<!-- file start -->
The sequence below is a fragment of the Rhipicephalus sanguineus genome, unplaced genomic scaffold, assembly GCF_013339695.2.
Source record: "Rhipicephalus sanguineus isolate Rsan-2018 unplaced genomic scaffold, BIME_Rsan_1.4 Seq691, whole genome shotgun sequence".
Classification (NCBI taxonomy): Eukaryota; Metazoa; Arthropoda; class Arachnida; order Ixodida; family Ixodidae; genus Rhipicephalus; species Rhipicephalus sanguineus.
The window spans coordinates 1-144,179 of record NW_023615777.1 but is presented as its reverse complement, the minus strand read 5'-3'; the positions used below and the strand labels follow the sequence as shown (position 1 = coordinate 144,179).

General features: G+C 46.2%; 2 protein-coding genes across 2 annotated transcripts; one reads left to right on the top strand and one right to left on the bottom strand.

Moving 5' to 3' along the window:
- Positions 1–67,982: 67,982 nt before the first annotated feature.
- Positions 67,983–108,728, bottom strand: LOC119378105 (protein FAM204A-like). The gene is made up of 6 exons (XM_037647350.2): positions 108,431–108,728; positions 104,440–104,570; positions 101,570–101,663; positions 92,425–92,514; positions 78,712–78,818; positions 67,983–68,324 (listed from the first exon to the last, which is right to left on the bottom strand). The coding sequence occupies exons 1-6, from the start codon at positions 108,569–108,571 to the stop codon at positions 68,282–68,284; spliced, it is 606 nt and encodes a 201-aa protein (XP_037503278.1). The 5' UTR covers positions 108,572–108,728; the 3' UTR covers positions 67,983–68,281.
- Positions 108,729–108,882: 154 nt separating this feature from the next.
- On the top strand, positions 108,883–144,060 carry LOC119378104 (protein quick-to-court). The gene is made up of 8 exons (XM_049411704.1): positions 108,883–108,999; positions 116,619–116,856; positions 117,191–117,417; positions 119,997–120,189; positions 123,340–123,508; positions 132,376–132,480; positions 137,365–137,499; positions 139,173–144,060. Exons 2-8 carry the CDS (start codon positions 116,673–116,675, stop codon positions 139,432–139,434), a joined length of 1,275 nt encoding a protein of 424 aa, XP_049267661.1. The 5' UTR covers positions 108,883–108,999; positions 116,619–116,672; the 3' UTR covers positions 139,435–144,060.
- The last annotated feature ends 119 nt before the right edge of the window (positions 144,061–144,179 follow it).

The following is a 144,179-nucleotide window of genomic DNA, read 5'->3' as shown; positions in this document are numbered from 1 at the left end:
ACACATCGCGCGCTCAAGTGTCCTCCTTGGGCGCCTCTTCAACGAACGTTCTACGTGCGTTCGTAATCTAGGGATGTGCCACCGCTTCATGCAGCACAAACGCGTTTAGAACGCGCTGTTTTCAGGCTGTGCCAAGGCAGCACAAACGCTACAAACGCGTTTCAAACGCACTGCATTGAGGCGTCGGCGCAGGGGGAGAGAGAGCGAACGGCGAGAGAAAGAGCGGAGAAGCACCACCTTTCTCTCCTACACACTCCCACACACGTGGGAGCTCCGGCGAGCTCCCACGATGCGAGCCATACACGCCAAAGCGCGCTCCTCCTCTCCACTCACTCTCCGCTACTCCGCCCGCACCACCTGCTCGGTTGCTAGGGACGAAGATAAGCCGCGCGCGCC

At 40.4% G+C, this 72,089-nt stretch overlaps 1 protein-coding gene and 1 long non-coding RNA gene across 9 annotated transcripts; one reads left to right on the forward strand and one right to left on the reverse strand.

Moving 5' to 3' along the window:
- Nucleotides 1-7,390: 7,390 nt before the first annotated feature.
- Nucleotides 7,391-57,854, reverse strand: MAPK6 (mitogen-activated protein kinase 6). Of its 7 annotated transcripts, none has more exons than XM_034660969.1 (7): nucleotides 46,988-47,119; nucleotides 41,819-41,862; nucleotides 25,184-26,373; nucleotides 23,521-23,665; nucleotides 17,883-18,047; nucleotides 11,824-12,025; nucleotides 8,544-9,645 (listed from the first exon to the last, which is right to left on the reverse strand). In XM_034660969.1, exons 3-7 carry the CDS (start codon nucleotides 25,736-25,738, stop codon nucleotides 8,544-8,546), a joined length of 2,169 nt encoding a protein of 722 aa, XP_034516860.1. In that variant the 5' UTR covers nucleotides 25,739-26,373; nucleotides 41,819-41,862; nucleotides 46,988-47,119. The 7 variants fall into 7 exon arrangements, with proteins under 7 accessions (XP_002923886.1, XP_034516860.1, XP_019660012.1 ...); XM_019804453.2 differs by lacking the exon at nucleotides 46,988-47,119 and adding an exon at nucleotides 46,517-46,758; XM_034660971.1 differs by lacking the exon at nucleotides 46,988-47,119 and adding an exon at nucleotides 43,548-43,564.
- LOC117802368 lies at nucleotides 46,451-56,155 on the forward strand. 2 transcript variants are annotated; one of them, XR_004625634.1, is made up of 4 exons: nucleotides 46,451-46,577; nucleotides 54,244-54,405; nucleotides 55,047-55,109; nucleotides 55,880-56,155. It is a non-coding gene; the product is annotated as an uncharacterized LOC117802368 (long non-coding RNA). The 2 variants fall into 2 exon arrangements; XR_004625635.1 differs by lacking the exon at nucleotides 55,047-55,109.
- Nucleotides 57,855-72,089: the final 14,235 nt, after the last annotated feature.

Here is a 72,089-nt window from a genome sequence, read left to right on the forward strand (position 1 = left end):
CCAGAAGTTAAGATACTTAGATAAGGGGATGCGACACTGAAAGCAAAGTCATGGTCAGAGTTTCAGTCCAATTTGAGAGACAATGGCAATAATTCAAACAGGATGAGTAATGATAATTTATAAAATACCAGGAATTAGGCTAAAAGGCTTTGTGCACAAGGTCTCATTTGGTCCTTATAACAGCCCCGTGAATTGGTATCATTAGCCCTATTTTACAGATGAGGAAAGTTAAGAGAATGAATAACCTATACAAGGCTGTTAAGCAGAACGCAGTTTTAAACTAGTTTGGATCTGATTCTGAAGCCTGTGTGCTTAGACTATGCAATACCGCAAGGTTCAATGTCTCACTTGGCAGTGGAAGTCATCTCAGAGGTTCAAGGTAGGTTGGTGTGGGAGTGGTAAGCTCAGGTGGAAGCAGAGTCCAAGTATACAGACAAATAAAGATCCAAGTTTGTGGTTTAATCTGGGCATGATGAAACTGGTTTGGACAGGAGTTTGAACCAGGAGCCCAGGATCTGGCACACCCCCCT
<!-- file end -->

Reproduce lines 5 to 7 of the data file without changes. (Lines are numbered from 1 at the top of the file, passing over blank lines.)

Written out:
General features: G+C 46.2%; 2 protein-coding genes across 2 annotated transcripts; one reads left to right on the top strand and one right to left on the bottom strand.

Moving 5' to 3' along the window:
- Positions 1–67,982: 67,982 nt before the first annotated feature.